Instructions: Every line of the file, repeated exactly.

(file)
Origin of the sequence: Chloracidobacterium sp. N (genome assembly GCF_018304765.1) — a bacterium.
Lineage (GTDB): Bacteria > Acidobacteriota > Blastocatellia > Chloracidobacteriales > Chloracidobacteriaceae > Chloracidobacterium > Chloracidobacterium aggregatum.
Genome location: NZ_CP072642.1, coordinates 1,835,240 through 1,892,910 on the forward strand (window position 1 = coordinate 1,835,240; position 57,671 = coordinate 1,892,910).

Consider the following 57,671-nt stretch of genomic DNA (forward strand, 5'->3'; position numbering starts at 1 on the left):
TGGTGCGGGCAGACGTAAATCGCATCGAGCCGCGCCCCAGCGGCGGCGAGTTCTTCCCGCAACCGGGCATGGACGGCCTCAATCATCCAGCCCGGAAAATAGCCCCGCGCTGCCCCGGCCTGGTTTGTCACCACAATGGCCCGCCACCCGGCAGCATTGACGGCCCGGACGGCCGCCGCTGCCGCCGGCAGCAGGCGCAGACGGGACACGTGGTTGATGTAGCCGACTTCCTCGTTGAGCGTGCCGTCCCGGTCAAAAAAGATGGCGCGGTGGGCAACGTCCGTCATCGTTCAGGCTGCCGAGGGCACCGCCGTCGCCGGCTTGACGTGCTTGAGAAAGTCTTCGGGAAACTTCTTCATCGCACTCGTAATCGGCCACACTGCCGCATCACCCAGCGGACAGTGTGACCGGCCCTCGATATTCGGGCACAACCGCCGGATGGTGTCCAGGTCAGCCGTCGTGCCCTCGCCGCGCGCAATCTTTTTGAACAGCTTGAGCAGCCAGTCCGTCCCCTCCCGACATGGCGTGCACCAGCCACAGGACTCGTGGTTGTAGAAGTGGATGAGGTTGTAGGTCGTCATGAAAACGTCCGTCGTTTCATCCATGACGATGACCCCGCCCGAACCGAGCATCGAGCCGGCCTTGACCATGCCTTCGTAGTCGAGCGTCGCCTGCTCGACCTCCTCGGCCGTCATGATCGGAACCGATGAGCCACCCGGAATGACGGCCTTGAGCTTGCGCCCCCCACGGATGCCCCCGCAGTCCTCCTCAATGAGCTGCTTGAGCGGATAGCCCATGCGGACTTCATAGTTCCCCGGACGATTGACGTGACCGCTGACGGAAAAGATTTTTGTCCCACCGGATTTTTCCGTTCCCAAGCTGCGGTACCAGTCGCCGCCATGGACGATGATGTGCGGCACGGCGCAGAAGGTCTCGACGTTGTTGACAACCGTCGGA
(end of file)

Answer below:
Origin of the sequence: Chloracidobacterium sp. N (genome assembly GCF_018304765.1) — a bacterium.
Lineage (GTDB): Bacteria > Acidobacteriota > Blastocatellia > Chloracidobacteriales > Chloracidobacteriaceae > Chloracidobacterium > Chloracidobacterium aggregatum.
Genome location: NZ_CP072642.1, coordinates 1,835,240 through 1,892,910 on the forward strand (window position 1 = coordinate 1,835,240; position 57,671 = coordinate 1,892,910).

Consider the following 57,671-nt stretch of genomic DNA (forward strand, 5'->3'; position numbering starts at 1 on the left):
TGGTGCGGGCAGACGTAAATCGCATCGAGCCGCGCCCCAGCGGCGGCGAGTTCTTCCCGCAACCGGGCATGGACGGCCTCAATCATCCAGCCCGGAAAATAGCCCCGCGCTGCCCCGGCCTGGTTTGTCACCACAATGGCCCGCCACCCGGCAGCATTGACGGCCCGGACGGCCGCCGCTGCCGCCGGCAGCAGGCGCAGACGGGACACGTGGTTGATGTAGCCGACTTCCTCGTTGAGCGTGCCGTCCCGGTCAAAAAAGATGGCGCGGTGGGCAACGTCCGTCATCGTTCAGGCTGCCGAGGGCACCGCCGTCGCCGGCTTGACGTGCTTGAGAAAGTCTTCGGGAAACTTCTTCATCGCACTCGTAATCGGCCACACTGCCGCATCACCCAGCGGACAGTGTGACCGGCCCTCGATATTCGGGCACAACCGCCGGATGGTGTCCAGGTCAGCCGTCGTGCCCTCGCCGCGCGCAATCTTTTTGAACAGCTTGAGCAGCCAGTCCGTCCCCTCCCGACATGGCGTGCACCAGCCACAGGACTCGTGGTTGTAGAAGTGGATGAGGTTGTAGGTCGTCATGAAAACGTCCGTCGTTTCATCCATGACGATGACCCCGCCCGAACCGAGCATCGAGCCGGCCTTGACCATGCCTTCGTAGTCGAGCGTCGCCTGCTCGACCTCCTCGGCCGTCATGATCGGAACCGATGAGCCACCCGGAATGACGGCCTTGAGCTTGCGCCCCCCACGGATGCCCCCGCAGTCCTCCTCAATGAGCTGCTTGAGCGGATAGCCCATGCGGACTTCATAGTTCCCCGGACGATTGACGTGACCGCTGACGGAAAAGATTTTTGTCCCACCGGATTTTTCCGTTCCCAAGCTGCGGTACCAGTCGCCGCCATGGACGATGATGTGCGGCACGGCGCAGAAGGTCTCGACGTTGTTGACAACCGTCGGA